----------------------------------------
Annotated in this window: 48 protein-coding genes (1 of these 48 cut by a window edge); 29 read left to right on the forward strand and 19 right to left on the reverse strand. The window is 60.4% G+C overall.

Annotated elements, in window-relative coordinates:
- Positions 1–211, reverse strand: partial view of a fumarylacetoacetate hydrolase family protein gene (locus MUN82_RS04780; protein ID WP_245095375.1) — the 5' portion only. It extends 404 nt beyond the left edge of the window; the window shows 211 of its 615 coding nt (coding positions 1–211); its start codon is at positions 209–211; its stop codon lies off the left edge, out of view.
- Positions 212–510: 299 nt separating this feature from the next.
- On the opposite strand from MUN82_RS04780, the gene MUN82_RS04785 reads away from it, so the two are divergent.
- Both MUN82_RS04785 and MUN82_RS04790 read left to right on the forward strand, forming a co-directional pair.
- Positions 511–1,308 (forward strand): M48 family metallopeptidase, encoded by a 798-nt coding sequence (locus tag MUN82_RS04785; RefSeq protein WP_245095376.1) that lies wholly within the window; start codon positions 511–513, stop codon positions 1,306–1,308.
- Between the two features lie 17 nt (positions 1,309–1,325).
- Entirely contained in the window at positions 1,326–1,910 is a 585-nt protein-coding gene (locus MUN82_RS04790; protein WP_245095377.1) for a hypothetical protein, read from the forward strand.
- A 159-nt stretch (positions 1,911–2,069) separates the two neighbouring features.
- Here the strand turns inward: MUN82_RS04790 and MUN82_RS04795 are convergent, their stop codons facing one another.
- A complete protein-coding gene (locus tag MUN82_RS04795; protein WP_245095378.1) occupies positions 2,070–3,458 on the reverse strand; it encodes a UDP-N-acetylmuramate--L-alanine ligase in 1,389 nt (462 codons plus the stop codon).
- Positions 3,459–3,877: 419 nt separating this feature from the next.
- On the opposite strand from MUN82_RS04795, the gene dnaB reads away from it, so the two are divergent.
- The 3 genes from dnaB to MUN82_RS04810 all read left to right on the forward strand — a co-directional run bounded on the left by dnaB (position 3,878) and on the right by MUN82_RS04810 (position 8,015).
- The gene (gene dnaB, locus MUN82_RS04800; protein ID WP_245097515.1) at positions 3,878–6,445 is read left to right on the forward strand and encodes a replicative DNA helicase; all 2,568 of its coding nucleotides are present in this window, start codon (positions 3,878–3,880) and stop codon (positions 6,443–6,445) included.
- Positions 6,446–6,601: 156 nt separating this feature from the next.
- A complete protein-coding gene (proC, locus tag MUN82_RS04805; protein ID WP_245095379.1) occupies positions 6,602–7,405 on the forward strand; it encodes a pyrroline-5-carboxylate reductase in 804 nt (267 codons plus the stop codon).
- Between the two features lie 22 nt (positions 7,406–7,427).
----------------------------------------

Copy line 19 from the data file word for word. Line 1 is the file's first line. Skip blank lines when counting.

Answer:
- Between the two features lie 22 nt (positions 7,406–7,427).